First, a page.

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As the occasion of this Poem was real, not fictitious; so the method pursued in it was rather imposed by what spontaneously arose in the Author's mind on that occasion, than meditated or designed. Which will appear very probable from the nature of it. For it differs from the cominon mode of poetry ; which is, from long narrations to draw short morals. Here, on the contrary, the narrative is short, and the morality arising from it makes the bulk of the Poem. The reason of it is, that the facts mentioned did naturally pour these moral reflections on the thought of the Writer.
ON LIFE, DEATH AND IMMORTALITY.
TO THE RIGHT HON. ARTHUR ONSLOW, ESQ.
SPEAKER OF THE HOUSE OF COMMONS.
11 At random drove, her helm of reason lost. Though now restored, 'tis only change of pain, (A bitter change !) severer for severe. The Day too short for my distress; and Night, 15 E’en in the zenith of her dark domain, Is sunshine to the colour of my fate.
Night, sable goddess ! from her ebon throne, In rayless majesty, now stretches forth Her leaden sceptre o'er a slumbering world. 20 Silence how dead! and darkness how profound Nor eye nor listening ear an object finds; Creation sleeps. 'Tis as the general pulse Of life stood still, and Nature made a pause : An awful pause! prophetic of her end.
And let her prophecy be soon fulfill'd
Silence and Darkness! solemn sisters ! twins
30 (That column of true majesty in man,) Assist me: I will thank you in the grave; The grave your kingdom : there this frame shall fall A victim sacred to your dreary shrine. But what are ye?
35 Thou who didst put to flight Primeval Silence, when the morning stars, Exulting, shouted o'er the rising ball ; O Thou ! whose word from solid darkness struck That spark, the Sun, strike wisdom from my soul; 40 My soul, which flies to thee, her trust, her treasure, As misers to their gold, while others rest. Through this opaque of Nature and of Soul, This double night, transmit one pitying ray, To lighten and to cheer. O lead my mind 45 (A mind that fain would wander from its woe,) Lead it through various scenes of life and death, And from each scene the noblest truths inspire. Nor less inspire my conduct than my song; Teach my best reason, reason; my best will 50 Teach rectitude ; and fix my firm resolve Wisdom to wed, and pay her long arrear : Nɔr let the phial of thy vengeance, pour'd On this devoted head, be poured in vain.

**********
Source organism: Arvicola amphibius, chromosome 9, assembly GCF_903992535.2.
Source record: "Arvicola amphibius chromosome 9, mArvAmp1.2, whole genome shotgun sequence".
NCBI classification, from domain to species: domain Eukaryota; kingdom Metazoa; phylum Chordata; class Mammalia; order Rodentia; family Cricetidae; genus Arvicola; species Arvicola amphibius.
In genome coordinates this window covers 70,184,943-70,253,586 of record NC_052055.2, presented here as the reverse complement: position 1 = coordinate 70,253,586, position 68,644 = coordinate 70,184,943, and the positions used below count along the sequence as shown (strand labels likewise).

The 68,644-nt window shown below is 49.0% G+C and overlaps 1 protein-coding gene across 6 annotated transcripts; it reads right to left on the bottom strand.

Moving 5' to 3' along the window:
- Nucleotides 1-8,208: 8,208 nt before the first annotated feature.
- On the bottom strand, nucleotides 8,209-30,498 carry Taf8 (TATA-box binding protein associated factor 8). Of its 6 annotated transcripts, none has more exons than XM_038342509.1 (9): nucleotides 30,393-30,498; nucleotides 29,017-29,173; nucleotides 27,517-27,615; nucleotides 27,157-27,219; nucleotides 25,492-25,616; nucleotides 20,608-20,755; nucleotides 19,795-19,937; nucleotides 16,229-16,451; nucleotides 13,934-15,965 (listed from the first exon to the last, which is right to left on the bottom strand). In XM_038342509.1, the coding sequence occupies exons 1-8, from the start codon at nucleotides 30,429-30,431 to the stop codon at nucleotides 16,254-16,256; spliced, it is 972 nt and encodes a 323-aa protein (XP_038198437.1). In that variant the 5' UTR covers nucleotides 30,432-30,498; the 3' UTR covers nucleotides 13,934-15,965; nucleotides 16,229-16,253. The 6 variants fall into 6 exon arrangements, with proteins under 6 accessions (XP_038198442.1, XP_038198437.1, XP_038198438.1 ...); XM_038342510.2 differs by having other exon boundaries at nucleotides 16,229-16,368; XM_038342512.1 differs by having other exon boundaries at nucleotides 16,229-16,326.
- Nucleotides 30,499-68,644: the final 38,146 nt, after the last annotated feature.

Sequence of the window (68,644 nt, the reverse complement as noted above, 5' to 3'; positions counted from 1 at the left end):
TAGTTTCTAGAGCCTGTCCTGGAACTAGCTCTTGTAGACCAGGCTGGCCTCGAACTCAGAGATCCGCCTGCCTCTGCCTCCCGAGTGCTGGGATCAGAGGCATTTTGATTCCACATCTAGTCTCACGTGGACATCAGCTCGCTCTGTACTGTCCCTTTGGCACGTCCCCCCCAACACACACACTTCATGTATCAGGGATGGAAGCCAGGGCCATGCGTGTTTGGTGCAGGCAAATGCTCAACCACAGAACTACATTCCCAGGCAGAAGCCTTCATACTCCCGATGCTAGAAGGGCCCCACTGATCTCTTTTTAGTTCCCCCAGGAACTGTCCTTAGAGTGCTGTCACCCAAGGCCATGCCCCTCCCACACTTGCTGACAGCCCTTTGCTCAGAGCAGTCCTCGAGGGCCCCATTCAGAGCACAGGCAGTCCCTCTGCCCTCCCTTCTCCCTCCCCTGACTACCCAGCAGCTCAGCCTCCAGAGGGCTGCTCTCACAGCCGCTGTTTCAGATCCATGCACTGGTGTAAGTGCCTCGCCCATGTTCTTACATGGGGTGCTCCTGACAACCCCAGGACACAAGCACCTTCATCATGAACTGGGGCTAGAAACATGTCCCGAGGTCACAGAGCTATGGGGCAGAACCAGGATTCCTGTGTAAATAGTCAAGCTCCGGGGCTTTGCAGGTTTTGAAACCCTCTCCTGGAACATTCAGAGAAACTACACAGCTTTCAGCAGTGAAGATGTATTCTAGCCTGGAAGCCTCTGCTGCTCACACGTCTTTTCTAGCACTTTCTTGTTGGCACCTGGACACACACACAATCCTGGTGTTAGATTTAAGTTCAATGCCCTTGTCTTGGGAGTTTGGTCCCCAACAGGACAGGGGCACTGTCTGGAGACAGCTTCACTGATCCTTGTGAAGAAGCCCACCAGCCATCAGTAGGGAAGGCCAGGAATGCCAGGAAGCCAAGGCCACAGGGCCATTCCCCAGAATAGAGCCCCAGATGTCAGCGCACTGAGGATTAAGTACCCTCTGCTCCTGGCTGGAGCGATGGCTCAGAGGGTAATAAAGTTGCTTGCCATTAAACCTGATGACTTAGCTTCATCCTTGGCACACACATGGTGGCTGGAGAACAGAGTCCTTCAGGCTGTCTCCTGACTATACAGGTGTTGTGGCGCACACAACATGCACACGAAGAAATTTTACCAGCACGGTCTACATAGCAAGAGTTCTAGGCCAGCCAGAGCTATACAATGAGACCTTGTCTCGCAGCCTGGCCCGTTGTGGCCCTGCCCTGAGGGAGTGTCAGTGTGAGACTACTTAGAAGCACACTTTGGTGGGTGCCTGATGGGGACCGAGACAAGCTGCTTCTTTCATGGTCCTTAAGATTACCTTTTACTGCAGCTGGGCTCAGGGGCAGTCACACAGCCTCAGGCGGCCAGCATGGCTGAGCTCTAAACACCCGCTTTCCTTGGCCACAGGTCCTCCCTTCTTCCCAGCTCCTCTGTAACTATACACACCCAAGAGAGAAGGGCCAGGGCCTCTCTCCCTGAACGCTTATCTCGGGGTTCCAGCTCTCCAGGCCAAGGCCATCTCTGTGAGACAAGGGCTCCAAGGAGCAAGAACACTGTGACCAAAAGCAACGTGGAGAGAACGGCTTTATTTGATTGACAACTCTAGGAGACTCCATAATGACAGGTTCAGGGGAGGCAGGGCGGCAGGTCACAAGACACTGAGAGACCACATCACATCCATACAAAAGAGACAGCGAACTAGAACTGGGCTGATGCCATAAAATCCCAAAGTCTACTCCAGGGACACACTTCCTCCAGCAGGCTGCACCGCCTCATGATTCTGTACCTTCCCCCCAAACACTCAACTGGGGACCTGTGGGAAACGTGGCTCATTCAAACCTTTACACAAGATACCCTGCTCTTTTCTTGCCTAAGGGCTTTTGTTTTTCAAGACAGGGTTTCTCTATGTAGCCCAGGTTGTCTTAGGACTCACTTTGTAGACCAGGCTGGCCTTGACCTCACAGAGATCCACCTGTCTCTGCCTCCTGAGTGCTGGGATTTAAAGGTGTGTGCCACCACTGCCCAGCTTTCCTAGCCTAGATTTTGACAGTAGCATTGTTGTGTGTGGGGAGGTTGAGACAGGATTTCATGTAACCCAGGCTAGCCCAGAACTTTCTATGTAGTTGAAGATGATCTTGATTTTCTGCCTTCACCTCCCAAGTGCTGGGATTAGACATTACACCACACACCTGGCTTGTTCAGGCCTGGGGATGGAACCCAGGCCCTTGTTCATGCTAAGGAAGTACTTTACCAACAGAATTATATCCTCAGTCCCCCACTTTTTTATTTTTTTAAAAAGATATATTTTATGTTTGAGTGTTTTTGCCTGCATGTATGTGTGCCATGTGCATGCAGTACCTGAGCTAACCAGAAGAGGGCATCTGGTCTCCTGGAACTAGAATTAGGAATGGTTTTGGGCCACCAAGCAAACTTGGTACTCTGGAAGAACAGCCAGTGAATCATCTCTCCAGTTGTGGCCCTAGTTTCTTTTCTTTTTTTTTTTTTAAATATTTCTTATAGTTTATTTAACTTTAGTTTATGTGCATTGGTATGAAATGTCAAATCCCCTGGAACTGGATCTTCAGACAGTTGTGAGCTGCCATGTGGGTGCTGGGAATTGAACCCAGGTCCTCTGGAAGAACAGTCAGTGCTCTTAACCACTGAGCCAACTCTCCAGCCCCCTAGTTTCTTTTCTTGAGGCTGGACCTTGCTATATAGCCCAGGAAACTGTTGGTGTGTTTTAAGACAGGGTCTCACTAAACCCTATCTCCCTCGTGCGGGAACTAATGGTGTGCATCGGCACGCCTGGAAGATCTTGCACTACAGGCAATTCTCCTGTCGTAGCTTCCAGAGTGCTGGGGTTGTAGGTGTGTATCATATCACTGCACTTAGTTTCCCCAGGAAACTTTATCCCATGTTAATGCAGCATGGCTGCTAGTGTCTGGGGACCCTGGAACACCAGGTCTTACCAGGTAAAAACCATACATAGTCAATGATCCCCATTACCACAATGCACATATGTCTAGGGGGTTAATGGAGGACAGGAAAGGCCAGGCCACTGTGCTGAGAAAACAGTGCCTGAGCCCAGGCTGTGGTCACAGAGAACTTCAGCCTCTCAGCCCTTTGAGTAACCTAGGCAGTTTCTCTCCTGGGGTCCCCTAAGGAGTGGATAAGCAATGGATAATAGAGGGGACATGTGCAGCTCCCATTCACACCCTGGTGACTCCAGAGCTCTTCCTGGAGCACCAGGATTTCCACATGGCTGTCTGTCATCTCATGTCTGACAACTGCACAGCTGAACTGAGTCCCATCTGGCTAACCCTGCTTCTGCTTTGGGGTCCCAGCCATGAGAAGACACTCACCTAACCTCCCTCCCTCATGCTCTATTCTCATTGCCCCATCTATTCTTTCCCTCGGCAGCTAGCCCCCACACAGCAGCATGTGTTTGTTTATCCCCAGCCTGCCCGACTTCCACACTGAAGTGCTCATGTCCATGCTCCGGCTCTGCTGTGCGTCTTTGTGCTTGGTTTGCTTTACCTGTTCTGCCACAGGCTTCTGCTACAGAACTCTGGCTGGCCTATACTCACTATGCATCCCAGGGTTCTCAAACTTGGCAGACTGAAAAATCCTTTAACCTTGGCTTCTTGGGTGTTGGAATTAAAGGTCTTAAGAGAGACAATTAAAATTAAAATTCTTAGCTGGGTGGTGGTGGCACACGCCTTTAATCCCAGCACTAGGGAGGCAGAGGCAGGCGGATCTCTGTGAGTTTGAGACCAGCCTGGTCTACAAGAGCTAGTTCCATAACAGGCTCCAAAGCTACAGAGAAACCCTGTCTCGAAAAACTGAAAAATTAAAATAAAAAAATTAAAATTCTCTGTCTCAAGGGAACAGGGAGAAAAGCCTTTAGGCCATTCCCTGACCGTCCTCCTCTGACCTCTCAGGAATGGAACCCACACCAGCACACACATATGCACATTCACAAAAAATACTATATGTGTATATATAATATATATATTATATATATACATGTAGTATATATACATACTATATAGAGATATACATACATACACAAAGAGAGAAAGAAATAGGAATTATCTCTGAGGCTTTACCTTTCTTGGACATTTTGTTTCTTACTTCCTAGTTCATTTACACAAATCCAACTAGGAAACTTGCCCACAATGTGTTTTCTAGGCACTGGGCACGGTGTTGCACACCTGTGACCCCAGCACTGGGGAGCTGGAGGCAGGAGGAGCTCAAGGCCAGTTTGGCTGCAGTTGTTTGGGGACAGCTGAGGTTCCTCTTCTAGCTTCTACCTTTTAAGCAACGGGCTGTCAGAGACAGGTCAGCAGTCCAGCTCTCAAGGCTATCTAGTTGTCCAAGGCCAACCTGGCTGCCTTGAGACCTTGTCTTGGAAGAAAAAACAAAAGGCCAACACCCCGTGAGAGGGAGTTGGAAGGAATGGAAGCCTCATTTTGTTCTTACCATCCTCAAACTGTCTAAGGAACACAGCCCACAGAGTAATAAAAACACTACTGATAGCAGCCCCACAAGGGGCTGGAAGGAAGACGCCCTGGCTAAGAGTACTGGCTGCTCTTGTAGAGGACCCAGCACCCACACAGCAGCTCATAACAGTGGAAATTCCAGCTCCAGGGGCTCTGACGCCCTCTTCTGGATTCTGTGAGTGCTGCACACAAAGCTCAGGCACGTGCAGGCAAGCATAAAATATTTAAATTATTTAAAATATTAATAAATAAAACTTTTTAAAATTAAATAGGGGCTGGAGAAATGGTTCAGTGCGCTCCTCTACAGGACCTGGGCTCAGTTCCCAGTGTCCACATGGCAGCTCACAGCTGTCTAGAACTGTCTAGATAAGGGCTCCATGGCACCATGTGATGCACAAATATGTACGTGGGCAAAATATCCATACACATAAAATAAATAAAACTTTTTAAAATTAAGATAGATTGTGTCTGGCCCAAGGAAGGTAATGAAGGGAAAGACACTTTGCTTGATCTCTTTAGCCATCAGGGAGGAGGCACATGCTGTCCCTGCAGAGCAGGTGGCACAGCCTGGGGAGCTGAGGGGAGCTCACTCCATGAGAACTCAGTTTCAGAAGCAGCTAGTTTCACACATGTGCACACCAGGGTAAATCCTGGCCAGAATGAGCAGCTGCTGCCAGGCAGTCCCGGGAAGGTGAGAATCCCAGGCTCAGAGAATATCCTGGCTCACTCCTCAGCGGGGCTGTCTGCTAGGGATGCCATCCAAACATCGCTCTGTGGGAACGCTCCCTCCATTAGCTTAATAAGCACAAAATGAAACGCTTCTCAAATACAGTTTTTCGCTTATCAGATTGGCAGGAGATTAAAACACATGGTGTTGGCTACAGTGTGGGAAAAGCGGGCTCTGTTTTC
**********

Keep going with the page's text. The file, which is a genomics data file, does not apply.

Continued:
The bell strikes one. We take no note of time 55 But from its 'uss: to give it then a tongue Is wise in man As if an angel spoke I feel the solemn sound. If heard aright, It is the knell of my departed hours. Where are they? With the years beyond the flood. 60 It is the signal that demands despatch: How much is to be done! My hopes and fears Start up alarm’d, and o'er life's narrow verge
Look down-02 what ? A fathomless abyss.
65 And can eternity belong to me, Poor pensioner on the bounties of an hour ?
How poor, how rich, how abject, how august, Ilow complicate, how wonderful, is man! How passing wonder He who made himn such! 70 Who centred in our make such strange extremes ! From different natures marvellously mix’d, Connexion exquisite of distant worlds ! Distinguish'd link in being's endless chain! Midway from nothing to the Deity!
75 A beam ethereal, sullied and absorb'd! Though sullied and dishonour'd, still divine ! Dim miniature of greatness absolute ! An heir of glory! a frail child of dust! Helpless immortal! insect infinite !
80 A worm! A god !-I tremble at myself, And in myself am lost. At home a stranger, Thought wanders up and down, surprised, aghast, And wondering at her own.
How Reason reels ! O what a miracle to man is man!
85 Triumphantly distress'd! what joy ! what droad! Alternately transported and alarm’d; What can preserve my life! or what destroy An angel's arm can't snatch me from the grave; Legions of angels can't confine me there.
90 'Tis past conjecture ; all things rise in proof: While o'er my limbs Sleep's soft dominion spreads, What though my soul fantastic measures trod O'er fairy fields, or mourn'd along the gloom Of pathless woods, or down the craggy steep
95 Hurl'c headlong, swam with pain the mantled pool, Or scaled the cliff, or danced on hollow winds With antic shapes, wild natives of the brain ! Her ceaseless flight, though devious, speaks her nature Of subtler essence than the trodden clod; 100 Active, aerial, toweriny, unconfined,